Author:Roberta Zavoretti (Universität zu Köln)
Paper short abstract:
This intervention aims at discussing the role of EASA in the context of the current crisis-stricken European job market. Funding opportunities increasingly respond to the ideal of ‘entrepreneurial academic’ – but do they offer an alternative to constant underemployment and continuous displacement?
Paper long abstract:
As for many colleagues, my employment path clearly reflects the post-2008 economic downturn. Having obtained full PhD funding in the UK, upon my thesis submission I was promptly offered employment by a German research institution.
While I enjoyed the privilege of a sound working contract and of a strong welfare system in Germany, my Britain-based colleagues witnessed the slashing of half of the higher education budget in 2010. This almost erased my prospects to go back to the UK, even if I had wanted to. On the other hand, German academia offered little opportunity for long-term employment.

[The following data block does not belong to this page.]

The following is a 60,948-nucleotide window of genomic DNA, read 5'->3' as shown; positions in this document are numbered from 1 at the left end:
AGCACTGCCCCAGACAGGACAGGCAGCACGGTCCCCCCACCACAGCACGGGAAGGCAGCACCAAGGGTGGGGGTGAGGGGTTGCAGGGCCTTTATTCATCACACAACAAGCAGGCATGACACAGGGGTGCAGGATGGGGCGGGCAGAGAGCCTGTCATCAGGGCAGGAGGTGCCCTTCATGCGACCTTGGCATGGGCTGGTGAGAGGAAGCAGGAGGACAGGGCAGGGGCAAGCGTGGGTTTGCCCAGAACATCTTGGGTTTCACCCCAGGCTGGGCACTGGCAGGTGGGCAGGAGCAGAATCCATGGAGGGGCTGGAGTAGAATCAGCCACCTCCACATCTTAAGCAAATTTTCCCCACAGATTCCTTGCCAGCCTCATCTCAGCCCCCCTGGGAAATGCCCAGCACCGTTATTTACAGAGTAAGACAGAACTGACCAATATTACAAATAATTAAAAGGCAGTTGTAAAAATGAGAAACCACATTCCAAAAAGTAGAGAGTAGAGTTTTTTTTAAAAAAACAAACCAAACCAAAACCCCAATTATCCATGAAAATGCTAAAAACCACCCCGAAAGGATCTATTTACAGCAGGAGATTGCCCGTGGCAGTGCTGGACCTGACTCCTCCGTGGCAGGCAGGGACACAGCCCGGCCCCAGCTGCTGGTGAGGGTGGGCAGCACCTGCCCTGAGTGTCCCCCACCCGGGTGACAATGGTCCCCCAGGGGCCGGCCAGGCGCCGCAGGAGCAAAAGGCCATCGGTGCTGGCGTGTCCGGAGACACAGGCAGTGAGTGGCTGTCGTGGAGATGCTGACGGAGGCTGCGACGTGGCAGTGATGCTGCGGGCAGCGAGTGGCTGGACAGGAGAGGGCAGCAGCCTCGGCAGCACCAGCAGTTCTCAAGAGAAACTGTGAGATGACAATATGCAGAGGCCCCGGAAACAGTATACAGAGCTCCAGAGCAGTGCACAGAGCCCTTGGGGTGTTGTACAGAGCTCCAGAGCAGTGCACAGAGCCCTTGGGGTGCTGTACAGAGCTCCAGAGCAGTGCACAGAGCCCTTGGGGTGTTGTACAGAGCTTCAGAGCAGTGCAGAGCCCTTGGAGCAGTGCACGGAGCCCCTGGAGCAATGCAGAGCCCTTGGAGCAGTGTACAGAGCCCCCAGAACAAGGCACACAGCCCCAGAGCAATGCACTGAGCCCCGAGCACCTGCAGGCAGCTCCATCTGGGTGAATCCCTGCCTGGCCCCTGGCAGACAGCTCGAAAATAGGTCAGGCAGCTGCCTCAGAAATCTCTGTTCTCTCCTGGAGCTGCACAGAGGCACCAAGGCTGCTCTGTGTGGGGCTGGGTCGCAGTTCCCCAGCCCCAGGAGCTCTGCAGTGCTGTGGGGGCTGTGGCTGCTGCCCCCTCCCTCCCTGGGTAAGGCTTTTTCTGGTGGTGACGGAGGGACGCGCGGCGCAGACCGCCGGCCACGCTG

Academics are recognized to be one of the most mobile professional groups. Yet, even for single academics, being a market-led floater is not always a feasible or desirable prospect. In the context of the recent economic crisis, those who want to remain in Europe are readier to accept continuous displacement and lower working conditions despite the high intellectual and personal costs.
Researchers are encouraged to be 'entrepreneurial', design large-scale projects and apply for funding provided by national research agencies (ESRC, DAAD…) or the EU. Not only these application processes lack transparency, but also require the applicant to invest large amounts of unpaid labour without any guarantee to be eventually chosen. What could the EASA do in this context? Should it only provide support to those who attempt this route to employment? Or, as a professional organisation, should it attempt to influence national and EU funding policies? If so, how?
Anthropology as a vocation and occupation